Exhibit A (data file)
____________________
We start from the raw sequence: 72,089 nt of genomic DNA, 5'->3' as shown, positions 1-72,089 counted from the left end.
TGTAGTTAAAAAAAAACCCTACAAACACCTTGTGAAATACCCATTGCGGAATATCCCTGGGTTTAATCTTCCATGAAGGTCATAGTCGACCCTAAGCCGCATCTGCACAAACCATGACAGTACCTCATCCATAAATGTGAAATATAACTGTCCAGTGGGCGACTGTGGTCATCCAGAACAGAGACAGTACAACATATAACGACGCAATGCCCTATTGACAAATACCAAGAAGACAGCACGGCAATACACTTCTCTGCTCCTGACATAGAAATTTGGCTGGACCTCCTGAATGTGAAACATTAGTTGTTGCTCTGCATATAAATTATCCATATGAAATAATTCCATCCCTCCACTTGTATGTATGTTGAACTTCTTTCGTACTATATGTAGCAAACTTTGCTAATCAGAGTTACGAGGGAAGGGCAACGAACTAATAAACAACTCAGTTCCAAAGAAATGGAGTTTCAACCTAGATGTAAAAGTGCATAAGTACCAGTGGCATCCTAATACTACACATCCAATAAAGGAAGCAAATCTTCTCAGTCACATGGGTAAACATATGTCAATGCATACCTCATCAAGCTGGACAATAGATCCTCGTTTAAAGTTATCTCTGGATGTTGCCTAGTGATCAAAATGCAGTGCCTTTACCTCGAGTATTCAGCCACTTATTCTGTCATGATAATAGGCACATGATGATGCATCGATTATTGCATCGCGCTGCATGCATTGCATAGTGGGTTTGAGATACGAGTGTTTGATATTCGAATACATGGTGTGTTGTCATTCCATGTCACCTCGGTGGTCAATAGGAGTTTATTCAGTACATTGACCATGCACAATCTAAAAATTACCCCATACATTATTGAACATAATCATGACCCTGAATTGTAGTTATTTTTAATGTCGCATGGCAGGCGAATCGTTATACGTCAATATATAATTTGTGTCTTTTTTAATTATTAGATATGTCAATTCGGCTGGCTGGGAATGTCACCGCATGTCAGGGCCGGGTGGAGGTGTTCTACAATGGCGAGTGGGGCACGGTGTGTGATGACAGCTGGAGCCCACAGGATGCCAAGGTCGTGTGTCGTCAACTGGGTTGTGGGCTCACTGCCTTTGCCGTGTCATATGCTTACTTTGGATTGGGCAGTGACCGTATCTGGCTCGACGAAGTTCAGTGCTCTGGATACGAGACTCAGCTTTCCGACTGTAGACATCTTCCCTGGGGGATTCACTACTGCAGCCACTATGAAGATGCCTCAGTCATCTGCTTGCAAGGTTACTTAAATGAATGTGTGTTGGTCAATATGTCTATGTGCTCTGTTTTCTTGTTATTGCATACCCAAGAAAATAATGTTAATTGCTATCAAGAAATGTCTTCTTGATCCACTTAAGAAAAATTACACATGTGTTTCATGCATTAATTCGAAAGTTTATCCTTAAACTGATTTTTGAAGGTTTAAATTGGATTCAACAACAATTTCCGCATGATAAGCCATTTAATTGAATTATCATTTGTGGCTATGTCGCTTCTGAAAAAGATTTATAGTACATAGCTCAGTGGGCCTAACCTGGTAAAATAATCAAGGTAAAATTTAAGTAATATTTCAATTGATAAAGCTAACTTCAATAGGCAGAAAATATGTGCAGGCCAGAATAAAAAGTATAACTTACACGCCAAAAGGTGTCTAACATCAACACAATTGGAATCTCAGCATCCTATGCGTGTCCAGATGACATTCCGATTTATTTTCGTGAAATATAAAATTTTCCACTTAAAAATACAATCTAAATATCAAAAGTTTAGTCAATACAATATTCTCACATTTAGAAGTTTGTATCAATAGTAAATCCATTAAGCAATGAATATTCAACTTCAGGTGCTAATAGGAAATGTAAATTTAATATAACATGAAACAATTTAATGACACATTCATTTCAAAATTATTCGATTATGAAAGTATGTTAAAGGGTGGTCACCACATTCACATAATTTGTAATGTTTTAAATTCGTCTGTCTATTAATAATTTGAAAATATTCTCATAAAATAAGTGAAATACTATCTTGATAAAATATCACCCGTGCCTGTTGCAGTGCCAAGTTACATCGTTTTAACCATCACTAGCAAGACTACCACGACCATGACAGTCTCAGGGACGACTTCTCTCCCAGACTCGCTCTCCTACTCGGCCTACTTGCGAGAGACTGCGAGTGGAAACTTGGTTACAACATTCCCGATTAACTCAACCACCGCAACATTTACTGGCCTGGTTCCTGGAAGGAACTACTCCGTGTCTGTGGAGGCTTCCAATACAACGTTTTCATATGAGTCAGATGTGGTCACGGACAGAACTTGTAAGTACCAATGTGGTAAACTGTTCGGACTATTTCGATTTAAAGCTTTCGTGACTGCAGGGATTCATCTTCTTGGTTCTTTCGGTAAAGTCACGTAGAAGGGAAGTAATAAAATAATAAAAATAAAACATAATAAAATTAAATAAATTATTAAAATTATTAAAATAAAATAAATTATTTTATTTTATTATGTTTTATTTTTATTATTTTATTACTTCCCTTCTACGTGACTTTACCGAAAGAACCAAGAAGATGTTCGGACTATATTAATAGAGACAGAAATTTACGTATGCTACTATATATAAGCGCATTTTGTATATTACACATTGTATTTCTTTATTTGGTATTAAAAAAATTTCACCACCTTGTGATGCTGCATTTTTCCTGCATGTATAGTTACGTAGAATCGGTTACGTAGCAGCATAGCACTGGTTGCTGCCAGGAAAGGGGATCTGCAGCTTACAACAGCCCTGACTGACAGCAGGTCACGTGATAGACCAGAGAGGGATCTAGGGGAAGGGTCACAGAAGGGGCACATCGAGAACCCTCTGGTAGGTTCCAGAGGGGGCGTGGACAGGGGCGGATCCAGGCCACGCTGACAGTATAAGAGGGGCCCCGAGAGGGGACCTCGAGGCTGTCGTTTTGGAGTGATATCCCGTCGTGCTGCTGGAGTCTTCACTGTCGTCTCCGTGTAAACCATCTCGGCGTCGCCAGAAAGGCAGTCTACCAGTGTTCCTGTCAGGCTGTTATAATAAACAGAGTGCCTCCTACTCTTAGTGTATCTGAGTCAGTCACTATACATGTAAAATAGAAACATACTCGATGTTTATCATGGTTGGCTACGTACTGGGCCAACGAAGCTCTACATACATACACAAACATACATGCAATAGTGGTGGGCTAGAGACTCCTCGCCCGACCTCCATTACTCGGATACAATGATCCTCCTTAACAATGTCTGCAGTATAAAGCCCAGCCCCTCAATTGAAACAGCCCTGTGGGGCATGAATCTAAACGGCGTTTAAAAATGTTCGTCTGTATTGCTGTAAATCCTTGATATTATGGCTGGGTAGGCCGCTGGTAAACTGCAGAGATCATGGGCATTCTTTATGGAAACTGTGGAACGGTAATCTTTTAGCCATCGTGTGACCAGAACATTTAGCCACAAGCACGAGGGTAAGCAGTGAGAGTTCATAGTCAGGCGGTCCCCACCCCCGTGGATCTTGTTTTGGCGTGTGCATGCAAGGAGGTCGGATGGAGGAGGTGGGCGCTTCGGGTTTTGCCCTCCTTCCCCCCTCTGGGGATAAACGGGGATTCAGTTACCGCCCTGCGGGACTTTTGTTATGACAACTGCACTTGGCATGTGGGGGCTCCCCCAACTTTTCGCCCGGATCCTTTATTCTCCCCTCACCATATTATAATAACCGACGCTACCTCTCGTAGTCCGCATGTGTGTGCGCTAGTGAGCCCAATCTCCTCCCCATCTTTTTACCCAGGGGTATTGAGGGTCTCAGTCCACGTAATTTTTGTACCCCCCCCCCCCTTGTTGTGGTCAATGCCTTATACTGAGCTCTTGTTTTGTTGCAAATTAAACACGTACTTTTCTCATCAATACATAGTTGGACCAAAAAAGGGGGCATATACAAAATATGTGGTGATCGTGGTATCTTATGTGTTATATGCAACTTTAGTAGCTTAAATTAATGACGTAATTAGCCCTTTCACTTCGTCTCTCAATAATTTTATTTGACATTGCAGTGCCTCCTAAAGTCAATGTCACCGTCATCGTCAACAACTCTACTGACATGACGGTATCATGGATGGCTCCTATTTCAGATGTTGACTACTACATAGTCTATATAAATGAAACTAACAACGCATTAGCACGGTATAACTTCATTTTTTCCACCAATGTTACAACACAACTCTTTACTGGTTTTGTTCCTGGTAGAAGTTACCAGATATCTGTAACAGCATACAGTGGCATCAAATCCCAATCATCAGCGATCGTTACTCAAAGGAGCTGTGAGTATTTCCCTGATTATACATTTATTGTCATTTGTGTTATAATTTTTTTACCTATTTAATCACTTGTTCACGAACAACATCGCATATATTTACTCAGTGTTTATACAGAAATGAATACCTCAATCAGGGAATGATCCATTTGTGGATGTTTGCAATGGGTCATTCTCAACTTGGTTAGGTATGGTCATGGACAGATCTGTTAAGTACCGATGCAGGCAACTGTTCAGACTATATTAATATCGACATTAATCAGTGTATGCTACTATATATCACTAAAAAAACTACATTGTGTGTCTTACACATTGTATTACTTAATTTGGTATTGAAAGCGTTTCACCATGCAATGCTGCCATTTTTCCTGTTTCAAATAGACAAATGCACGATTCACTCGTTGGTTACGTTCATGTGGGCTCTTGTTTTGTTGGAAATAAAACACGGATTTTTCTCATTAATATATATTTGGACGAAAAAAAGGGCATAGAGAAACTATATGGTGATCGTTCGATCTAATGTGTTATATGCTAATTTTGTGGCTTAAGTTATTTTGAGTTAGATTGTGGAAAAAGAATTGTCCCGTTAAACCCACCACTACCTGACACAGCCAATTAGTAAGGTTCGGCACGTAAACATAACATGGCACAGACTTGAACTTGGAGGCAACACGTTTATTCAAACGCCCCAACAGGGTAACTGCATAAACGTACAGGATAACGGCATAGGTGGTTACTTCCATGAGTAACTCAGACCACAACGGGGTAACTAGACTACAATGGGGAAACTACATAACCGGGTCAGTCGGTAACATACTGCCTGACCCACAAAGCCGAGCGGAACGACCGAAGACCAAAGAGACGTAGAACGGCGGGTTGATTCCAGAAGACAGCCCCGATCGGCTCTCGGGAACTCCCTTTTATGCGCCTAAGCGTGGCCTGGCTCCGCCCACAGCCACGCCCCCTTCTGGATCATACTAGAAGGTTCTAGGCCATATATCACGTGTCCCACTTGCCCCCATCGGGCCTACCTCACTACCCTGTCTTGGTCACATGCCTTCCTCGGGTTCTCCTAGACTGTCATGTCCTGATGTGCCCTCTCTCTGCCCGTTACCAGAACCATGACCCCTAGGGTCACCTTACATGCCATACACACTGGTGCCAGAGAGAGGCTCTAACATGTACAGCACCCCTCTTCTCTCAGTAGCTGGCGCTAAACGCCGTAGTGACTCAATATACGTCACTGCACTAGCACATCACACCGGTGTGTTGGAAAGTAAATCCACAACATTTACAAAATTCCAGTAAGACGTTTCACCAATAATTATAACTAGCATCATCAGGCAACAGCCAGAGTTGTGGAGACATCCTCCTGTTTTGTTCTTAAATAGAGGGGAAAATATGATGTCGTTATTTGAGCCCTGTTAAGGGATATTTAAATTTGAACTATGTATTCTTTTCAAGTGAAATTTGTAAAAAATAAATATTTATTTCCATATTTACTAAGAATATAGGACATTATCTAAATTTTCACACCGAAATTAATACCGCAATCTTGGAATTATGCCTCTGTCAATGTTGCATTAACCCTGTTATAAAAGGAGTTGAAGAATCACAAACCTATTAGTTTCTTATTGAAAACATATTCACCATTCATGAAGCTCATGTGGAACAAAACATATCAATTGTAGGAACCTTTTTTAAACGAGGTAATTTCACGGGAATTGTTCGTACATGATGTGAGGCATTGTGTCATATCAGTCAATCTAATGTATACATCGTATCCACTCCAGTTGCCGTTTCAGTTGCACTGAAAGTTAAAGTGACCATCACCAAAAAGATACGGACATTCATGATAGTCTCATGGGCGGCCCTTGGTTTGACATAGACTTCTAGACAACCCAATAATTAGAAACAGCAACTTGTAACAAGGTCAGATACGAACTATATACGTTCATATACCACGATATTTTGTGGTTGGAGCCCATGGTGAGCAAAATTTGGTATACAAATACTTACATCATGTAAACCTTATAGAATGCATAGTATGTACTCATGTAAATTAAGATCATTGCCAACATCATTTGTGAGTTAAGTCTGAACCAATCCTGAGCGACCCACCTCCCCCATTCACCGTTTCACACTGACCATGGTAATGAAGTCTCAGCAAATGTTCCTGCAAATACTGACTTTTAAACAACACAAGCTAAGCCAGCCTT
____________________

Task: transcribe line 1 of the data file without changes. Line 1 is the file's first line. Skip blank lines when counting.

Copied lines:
We start from the raw sequence: 72,089 nt of genomic DNA, 5'->3' as shown, positions 1-72,089 counted from the left end.